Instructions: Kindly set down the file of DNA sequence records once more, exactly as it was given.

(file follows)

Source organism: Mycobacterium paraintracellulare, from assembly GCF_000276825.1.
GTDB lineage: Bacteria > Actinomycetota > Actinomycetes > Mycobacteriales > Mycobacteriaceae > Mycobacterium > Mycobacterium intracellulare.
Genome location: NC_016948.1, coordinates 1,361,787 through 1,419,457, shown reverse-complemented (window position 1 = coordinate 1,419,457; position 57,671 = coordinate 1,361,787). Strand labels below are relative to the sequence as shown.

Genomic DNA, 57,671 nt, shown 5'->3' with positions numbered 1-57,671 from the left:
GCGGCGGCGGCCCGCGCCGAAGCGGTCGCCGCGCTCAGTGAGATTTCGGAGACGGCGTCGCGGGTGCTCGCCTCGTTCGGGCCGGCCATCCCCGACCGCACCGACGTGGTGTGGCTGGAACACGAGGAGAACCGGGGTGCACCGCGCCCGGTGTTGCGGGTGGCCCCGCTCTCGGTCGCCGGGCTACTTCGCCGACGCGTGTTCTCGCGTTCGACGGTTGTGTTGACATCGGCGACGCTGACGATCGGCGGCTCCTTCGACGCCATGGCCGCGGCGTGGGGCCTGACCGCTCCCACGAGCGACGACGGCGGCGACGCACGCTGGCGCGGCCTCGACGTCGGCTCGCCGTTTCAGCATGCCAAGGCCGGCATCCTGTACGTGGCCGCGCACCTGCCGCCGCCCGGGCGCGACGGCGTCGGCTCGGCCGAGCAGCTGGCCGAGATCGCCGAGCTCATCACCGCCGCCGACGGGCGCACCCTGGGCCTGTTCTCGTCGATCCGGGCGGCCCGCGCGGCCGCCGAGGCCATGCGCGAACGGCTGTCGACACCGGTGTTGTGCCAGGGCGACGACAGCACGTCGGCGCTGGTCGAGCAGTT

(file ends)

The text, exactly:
Source organism: Mycobacterium paraintracellulare, from assembly GCF_000276825.1.
GTDB lineage: Bacteria > Actinomycetota > Actinomycetes > Mycobacteriales > Mycobacteriaceae > Mycobacterium > Mycobacterium intracellulare.
Genome location: NC_016948.1, coordinates 1,361,787 through 1,419,457, shown reverse-complemented (window position 1 = coordinate 1,419,457; position 57,671 = coordinate 1,361,787). Strand labels below are relative to the sequence as shown.

Genomic DNA, 57,671 nt, shown 5'->3' with positions numbered 1-57,671 from the left:
GCGGCGGCGGCCCGCGCCGAAGCGGTCGCCGCGCTCAGTGAGATTTCGGAGACGGCGTCGCGGGTGCTCGCCTCGTTCGGGCCGGCCATCCCCGACCGCACCGACGTGGTGTGGCTGGAACACGAGGAGAACCGGGGTGCACCGCGCCCGGTGTTGCGGGTGGCCCCGCTCTCGGTCGCCGGGCTACTTCGCCGACGCGTGTTCTCGCGTTCGACGGTTGTGTTGACATCGGCGACGCTGACGATCGGCGGCTCCTTCGACGCCATGGCCGCGGCGTGGGGCCTGACCGCTCCCACGAGCGACGACGGCGGCGACGCACGCTGGCGCGGCCTCGACGTCGGCTCGCCGTTTCAGCATGCCAAGGCCGGCATCCTGTACGTGGCCGCGCACCTGCCGCCGCCCGGGCGCGACGGCGTCGGCTCGGCCGAGCAGCTGGCCGAGATCGCCGAGCTCATCACCGCCGCCGACGGGCGCACCCTGGGCCTGTTCTCGTCGATCCGGGCGGCCCGCGCGGCCGCCGAGGCCATGCGCGAACGGCTGTCGACACCGGTGTTGTGCCAGGGCGACGACAGCACGTCGGCGCTGGTCGAGCAGTT